Shannon Canales, the parent of a ninth-grader at Cactus Shadows High School and a seventh-grader at Sonoran Trails Middle School, said her children’s education has been challenged.

Canales said her middle-school child has a long-term substitute for her math class.

“They have a non-math teacher just supervising them in the class,” she said. “So they’re getting no instruction. They’re getting assignments on Canvas and Google Classroom, and they’re being pretty much told to figure it out.”

Although the former math teacher has office hours after school or on weekends to try to help students through the material, “they have absolutely no instruction for their math class,” Canales said.

Because of the lack of direction and glitches with the online software the school has been using, Canales said her middle schooler’s grades have fallen for the first time in her life.

“It’s added stress for her,” she said. “She’s struggling, and it’s made her depressed.

“For the first quarter, her grades were dismal, and it’s not because she didn’t do the work. It’s because they (school officials) weren’t being flexible.”

Burdick said students being assigned work without instruction “is not what we would want to be happening,” but some classes only have substitutes temporarily.

If teachers are out on quarantine, for example, for being exposed to COVID-19 but are not sick, “they would be actually doing the lesson plans for their classes and even assisting students on the side on Zoom or having office hours,” she said.

Classes with long-term substitutes do receive live instruction, Burdick said, because long-term substitutes are paid additional dollars to do so and “expected to do the lesson planning, the grading and teaching,” she said.

Pettee, whose child attends Cactus Shadows, said her daughter has been struggling with honors English because there’s no permanent teacher for her class. She is using the high school’s two online programs because she lives with a family member considered at high risk for contracting COVID-19. She takes her regular classes online and Zooms into her higher level classes.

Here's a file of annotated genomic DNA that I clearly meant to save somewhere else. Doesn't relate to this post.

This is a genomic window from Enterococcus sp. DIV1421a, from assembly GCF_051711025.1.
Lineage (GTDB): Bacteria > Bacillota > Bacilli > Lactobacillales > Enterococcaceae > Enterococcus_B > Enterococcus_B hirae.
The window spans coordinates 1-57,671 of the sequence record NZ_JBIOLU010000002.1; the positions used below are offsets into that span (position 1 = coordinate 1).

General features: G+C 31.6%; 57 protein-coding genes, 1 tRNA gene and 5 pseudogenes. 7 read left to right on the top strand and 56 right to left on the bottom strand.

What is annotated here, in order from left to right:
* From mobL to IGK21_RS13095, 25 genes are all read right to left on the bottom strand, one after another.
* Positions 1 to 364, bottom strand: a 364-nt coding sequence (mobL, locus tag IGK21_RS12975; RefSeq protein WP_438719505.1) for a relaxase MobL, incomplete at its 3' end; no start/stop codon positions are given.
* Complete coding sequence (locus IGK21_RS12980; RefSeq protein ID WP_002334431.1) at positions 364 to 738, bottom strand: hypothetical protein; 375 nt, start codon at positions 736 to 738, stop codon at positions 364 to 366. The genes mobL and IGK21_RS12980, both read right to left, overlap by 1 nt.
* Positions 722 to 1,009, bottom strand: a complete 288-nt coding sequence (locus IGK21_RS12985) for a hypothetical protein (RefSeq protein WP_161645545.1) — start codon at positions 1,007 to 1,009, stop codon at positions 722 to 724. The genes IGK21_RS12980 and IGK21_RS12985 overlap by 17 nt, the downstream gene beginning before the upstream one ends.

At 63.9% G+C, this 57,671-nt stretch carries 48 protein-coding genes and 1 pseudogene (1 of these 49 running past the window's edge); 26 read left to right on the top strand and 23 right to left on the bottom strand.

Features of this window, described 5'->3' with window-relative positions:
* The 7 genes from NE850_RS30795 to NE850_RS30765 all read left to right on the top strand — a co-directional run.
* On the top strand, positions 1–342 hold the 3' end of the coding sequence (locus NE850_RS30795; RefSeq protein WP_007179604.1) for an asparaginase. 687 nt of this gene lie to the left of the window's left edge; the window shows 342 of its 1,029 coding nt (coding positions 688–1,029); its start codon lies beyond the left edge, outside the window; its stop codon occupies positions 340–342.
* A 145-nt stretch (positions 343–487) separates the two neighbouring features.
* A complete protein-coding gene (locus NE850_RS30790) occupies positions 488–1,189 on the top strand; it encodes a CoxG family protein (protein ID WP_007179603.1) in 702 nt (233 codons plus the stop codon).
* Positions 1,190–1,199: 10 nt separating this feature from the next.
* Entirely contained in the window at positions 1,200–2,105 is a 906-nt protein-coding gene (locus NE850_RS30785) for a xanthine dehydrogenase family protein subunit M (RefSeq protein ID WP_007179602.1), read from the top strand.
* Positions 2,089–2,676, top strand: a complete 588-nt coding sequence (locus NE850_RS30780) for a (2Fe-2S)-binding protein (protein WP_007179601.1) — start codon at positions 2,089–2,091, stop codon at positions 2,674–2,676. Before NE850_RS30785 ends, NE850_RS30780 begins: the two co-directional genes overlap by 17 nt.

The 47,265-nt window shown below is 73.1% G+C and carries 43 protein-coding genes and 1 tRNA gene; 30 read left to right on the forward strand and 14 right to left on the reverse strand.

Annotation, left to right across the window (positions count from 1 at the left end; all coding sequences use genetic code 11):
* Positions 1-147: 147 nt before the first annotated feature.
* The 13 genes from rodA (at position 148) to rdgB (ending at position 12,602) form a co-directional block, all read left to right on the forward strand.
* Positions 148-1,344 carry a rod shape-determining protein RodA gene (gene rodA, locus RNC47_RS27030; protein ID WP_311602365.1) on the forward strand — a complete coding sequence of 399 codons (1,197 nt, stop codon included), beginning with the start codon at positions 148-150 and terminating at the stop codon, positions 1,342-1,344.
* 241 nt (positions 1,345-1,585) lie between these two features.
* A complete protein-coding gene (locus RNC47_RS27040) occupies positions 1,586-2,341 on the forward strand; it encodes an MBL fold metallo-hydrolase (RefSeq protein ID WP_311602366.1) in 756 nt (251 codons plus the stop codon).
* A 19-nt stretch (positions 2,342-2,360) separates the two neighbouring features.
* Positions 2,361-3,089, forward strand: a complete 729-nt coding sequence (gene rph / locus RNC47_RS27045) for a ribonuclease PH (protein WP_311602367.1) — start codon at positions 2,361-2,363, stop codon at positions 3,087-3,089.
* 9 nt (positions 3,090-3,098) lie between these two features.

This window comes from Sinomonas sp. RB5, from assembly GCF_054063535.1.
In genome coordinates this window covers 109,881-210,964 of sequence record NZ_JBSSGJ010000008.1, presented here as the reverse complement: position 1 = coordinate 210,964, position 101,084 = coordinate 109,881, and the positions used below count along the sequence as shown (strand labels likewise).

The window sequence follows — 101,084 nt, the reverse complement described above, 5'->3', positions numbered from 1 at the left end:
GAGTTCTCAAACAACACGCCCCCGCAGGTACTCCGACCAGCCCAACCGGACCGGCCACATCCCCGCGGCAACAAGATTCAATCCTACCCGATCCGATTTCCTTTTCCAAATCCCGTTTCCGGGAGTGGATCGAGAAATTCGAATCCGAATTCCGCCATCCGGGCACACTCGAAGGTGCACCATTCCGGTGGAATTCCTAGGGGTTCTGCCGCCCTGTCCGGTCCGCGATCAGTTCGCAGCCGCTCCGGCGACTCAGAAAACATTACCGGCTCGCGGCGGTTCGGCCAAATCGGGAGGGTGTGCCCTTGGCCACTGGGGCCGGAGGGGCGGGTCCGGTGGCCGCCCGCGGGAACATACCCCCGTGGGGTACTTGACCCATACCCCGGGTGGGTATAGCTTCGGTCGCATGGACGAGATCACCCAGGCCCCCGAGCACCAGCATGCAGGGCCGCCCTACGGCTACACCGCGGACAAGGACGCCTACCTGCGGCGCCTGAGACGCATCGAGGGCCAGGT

After her daughter’s honors English teacher “resigned at the end of the first quarter,” Pettee said, the girl missed six days of classroom instruction on Zoom “just because of poor communication between the administration and the new sub.”

“I don’t blame the sub, obviously,” Pettee said. “She’s just trying to do her best to help out, but it just was a real miscommunication issue.”

Although her daughter’s grades have not suffered, Pettee said “my daughter has had a lot less work.”

In the first quarter, before the teacher left, Pettee said she was “so impressed” by the work her daughter was bringing home.

“It really felt much more like a college-level class than high school with the expectations” and focus of the writing, she said. “Now it just seems light.”

She said that even her daughter said she “was concerned about being able to move ahead into 11th grade honors English next year if she doesn’t get the same quality of 10th grade honors English.”

Pettee said the quality of the online classes is “fine, but it certainly isn’t equal to the education that she’d be getting at school.”

That lament is echoing across the U.S.

The Situation for Schools in Arizona

Before the school year started in August, the Arizona Department of Health Services and county health officials provided guidelines and benchmarks for measuring the spread of COVID-19, which causes the coronavirus, to help districts and charter schools determine when and how they could safely return to in-person instruction.

Those guidelines came at the direction of Gov. Doug Ducey, who, in his executive order, left the specifics up to Arizona’s 230 school districts and 560 charter schools. Some have taken similar approaches to conducting classes, others are vastly different.

Lori Hart, a journalism and creative writing teacher at Cactus Shadows High School, said she believes the district’s governing board unanimously voted to return to in-person classes immediately because parents wanted their children in school. That decision came despite Burdick’s recommendation to reevaluate returning to classrooms at a later time.

“I think they were really affected by parent comments and people going crazy at home with their kids,” said Hart, who was granted a leave of absence under the federal Family and Medical Leave Act.